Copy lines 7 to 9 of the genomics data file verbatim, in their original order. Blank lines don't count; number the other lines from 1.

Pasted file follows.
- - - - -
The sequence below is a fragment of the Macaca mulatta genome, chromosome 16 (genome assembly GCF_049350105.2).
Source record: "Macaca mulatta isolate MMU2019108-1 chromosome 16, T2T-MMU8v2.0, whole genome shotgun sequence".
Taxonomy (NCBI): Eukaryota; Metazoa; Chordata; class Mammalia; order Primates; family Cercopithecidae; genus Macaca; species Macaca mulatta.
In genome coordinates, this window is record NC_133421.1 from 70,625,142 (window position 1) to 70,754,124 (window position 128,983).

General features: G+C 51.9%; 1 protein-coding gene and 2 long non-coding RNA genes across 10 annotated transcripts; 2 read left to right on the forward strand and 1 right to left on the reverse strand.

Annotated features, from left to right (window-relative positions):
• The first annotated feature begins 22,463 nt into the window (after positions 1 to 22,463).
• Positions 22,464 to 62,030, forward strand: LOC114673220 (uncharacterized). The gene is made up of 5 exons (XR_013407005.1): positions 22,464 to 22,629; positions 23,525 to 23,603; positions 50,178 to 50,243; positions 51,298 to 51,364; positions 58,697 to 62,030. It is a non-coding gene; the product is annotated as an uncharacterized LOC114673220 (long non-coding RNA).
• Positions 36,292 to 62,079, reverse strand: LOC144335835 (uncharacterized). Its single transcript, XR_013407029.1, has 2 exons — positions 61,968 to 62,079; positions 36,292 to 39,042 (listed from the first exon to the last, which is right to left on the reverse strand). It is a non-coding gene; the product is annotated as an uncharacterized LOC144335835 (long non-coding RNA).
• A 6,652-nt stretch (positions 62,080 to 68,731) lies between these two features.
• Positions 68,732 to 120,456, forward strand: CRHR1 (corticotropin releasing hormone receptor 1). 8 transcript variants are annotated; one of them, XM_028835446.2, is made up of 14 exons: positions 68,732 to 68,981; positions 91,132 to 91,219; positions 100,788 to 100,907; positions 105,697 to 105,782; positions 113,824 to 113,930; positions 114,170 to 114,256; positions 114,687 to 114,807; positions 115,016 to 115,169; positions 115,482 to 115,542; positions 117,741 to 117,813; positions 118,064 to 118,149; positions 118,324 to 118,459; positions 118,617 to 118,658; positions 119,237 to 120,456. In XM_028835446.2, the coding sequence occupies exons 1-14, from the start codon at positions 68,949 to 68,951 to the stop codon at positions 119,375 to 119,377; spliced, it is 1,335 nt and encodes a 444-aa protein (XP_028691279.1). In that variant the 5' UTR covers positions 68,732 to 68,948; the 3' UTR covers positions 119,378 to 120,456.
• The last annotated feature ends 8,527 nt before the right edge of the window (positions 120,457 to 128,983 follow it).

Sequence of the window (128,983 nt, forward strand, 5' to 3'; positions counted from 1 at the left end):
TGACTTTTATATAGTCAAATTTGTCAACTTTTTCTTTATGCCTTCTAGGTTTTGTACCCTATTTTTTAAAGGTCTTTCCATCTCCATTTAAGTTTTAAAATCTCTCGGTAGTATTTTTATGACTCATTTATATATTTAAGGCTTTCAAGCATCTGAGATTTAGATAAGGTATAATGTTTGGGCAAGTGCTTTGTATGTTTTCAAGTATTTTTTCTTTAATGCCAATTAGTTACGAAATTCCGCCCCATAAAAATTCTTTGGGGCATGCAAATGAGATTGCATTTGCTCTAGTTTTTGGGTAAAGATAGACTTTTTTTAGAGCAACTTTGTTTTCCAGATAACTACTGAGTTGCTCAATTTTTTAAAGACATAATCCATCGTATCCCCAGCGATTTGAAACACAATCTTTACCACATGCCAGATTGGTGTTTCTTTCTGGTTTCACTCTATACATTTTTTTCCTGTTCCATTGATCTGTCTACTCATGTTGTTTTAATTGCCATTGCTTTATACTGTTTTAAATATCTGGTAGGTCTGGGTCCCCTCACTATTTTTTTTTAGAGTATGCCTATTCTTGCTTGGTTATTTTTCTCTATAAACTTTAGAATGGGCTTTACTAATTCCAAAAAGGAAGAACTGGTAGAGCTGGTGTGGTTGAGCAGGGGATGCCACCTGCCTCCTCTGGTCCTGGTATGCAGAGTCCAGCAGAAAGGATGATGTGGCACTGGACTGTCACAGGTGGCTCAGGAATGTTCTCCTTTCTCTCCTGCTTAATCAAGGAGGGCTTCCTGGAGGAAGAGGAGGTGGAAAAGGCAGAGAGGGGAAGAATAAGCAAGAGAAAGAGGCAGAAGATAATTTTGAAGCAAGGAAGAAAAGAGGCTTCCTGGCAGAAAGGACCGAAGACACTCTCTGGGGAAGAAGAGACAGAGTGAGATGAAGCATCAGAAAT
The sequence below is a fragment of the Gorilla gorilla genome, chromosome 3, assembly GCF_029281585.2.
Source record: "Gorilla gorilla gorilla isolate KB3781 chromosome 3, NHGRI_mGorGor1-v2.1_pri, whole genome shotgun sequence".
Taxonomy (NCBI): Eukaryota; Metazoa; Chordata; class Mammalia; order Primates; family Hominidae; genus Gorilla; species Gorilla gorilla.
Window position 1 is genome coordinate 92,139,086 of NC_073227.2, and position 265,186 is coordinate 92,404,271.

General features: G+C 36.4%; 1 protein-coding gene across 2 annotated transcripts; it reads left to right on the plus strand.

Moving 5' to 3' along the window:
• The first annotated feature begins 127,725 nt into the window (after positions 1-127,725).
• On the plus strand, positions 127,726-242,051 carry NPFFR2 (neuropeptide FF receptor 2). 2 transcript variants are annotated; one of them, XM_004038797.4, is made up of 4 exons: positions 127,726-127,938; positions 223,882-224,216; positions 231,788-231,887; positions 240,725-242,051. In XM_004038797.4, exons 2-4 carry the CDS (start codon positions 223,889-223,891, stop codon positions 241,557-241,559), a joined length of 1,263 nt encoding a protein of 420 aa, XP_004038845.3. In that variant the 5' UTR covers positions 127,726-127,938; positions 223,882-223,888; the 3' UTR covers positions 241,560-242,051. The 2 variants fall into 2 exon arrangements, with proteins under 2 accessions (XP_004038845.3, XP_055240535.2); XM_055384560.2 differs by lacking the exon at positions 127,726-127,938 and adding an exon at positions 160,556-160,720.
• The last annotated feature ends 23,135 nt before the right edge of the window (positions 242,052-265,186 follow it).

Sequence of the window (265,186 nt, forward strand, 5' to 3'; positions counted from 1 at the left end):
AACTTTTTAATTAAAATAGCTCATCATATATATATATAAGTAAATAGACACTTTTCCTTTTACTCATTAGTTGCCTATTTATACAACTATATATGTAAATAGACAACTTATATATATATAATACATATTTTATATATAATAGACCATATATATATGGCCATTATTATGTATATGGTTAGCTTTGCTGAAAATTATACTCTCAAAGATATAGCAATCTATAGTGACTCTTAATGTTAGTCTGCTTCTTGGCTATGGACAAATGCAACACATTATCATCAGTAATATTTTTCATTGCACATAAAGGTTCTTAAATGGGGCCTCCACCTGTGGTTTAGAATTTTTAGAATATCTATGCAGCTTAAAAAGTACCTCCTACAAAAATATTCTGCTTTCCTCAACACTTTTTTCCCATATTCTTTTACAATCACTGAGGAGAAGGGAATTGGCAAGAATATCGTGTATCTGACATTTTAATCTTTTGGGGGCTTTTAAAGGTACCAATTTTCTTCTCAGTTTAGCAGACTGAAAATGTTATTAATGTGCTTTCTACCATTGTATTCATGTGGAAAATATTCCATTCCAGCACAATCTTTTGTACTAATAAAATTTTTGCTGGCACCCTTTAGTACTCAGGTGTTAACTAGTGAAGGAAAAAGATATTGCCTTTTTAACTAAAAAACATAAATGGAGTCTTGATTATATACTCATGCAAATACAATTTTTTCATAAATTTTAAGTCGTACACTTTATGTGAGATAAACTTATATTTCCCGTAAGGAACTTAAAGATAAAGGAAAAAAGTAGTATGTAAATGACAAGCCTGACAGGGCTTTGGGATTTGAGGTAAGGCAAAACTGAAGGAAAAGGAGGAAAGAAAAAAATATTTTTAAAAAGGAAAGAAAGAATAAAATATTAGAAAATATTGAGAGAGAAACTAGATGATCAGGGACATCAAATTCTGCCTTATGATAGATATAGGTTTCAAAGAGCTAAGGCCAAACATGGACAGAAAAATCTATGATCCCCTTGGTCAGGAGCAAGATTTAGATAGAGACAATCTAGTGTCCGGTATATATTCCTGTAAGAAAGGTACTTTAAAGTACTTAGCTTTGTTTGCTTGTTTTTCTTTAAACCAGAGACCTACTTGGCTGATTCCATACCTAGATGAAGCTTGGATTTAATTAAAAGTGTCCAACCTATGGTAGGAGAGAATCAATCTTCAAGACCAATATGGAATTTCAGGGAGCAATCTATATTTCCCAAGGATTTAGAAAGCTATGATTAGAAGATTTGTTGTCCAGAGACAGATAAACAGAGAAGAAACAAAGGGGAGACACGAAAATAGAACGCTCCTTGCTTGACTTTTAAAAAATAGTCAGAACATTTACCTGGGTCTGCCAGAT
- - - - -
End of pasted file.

• The first annotated feature begins 22,463 nt into the window (after positions 1 to 22,463).
• Positions 22,464 to 62,030, forward strand: LOC114673220 (uncharacterized). The gene is made up of 5 exons (XR_013407005.1): positions 22,464 to 22,629; positions 23,525 to 23,603; positions 50,178 to 50,243; positions 51,298 to 51,364; positions 58,697 to 62,030. It is a non-coding gene; the product is annotated as an uncharacterized LOC114673220 (long non-coding RNA).
• Positions 36,292 to 62,079, reverse strand: LOC144335835 (uncharacterized). Its single transcript, XR_013407029.1, has 2 exons — positions 61,968 to 62,079; positions 36,292 to 39,042 (listed from the first exon to the last, which is right to left on the reverse strand). It is a non-coding gene; the product is annotated as an uncharacterized LOC144335835 (long non-coding RNA).